These are perhaps the most important investment you will make in your hiking pursuits. Discomfort caused by a sleeping bag that is not warm enough can be rectified by the wearing of more clothes. But boots that are uncomfortable or just unsuitable for the job need to be given to charity.
I divide boots into two categories: lightweight and heavy duty. I use lightweight fabric boots for day walks and heavy-duty leather boots for rainy weather or weekend trails. In either case I insist on high padded ankle support and nonslip soles. I have scars to illustrate the wisdom of insisting on the latter. A popular brand of an imported lightweight boot is a good example of the wrong soles for our condition. Get the sales assistant to assure you that the soles are nonslip.
It is advisable to buy a boot with a sewn-in bellows tongue. A good bellows tongue helps to keep out sand, dirt, twigs etc., and in the case of leather boots helps with waterproofing.
When trying on new boots make sure that you are wearing a thick pair of mountain socks and that you can still fit a finger between your heel and the back of the boot. Rather err on the side of them being too big than just right.
Thinking of socks (or underpants for that matter) never wear nylon. It does not absorb sweat and will almost certainly result in blisters or chaffing. I prefer cotton socks underneath with thick woollen (or mainly woollen) socks on top. Should you start feeling a “hot spot” – the start of a blister – immediately apply a fabric plaster or “moleskin” (obtainable from chemists).
A final word on boots: do not attempt to dry them in front of a fire. Leather boots will harden and become uncomfortable, while lightweight boots (nylon fabric) have even been known to melt.
Once again we have a choice of two basic types: internal and external frame. A few years ago, the preference was about equal, but nowadays the internal frame type enjoys about 95 per cent of the market.
The only advantage of the external frame is that it holds the pack away from the back, thus allowing ventilation and less sweating. but the design of internal fames these days allows for almost the same air circulation and the frame moves with the body. The soft daypacks (no frame) are available in 20 different models. I can recommend a Backpacker Newbadger for men. I use this for two-day trails and the larger Backpacker Boulder for 5-day trails. Ladies could use the Backpacker Canyon for either.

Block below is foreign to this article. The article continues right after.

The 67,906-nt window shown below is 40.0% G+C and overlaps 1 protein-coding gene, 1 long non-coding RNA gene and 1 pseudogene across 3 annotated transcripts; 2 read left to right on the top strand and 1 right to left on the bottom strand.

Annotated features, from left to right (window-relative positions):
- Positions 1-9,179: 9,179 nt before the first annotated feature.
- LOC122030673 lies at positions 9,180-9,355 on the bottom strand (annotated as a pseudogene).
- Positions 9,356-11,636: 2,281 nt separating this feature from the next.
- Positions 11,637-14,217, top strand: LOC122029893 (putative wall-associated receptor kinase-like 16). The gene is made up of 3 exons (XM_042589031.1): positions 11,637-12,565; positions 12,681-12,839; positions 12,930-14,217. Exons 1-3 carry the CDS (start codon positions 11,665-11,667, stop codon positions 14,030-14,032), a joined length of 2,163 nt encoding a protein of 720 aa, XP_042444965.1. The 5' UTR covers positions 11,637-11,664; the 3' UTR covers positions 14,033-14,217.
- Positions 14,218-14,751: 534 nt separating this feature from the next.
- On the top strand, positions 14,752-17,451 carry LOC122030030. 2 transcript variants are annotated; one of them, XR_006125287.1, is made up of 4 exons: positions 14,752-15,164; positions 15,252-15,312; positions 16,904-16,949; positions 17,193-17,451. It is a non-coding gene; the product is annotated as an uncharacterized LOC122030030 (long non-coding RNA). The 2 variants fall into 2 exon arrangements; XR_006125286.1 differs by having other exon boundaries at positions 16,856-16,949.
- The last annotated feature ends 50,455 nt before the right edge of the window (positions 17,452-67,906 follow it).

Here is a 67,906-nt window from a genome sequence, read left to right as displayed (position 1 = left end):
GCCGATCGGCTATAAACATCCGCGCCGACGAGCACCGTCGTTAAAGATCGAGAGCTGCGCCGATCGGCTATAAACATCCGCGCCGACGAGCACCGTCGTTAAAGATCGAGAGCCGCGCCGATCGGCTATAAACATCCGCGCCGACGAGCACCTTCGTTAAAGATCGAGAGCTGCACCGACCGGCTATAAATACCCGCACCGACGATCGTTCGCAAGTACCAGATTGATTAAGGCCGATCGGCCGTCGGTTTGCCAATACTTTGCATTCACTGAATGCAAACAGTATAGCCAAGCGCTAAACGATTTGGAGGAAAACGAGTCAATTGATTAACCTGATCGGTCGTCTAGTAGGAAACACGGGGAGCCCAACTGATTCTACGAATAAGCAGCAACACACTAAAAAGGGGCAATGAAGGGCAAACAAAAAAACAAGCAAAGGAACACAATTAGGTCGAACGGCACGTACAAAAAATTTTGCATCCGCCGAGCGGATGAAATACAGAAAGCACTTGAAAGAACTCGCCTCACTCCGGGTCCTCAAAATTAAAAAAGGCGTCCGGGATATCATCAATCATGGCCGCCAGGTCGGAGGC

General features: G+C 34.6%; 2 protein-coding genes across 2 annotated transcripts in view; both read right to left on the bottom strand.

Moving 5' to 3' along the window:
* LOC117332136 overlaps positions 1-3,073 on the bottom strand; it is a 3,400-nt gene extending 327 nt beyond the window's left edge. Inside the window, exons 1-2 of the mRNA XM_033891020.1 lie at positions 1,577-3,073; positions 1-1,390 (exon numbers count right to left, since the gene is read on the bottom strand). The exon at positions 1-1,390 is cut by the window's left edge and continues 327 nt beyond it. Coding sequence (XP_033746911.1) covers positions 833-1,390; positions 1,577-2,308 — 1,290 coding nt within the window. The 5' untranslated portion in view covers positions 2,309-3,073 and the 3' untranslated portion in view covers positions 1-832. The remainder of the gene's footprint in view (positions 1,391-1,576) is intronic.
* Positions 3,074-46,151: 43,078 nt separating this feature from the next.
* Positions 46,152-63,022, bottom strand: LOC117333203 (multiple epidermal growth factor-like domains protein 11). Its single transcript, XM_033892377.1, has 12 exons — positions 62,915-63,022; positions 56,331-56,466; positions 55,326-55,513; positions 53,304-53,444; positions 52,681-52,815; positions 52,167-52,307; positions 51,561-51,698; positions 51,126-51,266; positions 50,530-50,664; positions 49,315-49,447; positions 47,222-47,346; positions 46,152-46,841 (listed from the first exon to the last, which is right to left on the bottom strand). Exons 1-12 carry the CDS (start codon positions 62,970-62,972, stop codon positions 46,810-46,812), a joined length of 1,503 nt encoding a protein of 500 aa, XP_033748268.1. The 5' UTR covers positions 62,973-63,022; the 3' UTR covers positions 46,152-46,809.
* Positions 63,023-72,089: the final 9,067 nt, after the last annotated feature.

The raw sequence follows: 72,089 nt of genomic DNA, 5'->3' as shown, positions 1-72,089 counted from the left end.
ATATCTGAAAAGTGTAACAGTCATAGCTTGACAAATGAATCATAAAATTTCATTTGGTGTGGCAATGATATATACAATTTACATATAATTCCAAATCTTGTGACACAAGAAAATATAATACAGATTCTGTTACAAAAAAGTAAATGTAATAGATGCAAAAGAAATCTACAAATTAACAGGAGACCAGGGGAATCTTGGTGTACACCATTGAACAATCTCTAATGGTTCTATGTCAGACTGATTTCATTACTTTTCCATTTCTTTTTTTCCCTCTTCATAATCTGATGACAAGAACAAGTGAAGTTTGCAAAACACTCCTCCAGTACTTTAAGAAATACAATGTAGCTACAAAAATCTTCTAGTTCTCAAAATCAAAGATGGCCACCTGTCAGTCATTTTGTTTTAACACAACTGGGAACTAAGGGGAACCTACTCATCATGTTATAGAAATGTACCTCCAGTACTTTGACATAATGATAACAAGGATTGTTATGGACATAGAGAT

Features to look for:
A quilted lumber pad and cushioned hip belt for greater comfort.
An internal frame which can be bent to the shape of your back
An adjustable frame strap system which can be adjusted to suit your own height and comfort.
A top flap with elasticised side wings which mould to the load.
A main section divided into two compartments by a removable partition (in case you wish to fit tent poles into your pack).
A bottom compartment with a half-circle zip for much easier access. The whole front opens up, rather than a slit halfway down the pack.
Side pockets with a zip down the side as well as the top, for easier access.
Zips covered by a weather flap.
YKK zips, the only ones that give a lifetime guarantee.
Compression straps, which are useful for smaller loads. These are horizontal straps which when tightened hold a lesser load in place and prevent it from jumping about.
Even on a long trail, you should try and keep your pack weight down to 20 per cent of your own body weight. At an absolute stretch on a long trail you could push yourself to 25 per cent. But beyond that will not be a pleasure, and you should be looking at ways to shed luxuries.
The load should be spread between your hips and shoulders. This is why a padded hip belt is important, as it will take up to 70 per cent of the weight off your slightly curved spine. All the weight on your shoulders will give you backache in no time at all.
When going uphill, adjust the shoulder straps so that you take most of the weight on your shoulders. While going downhill tighten the hip belt and loosen the shoulder straps a fraction, so that you take the majority of the weight on your lower torso. With these minor adjustments from time to time you will feel far more comfortable and capable of carrying heavy loads.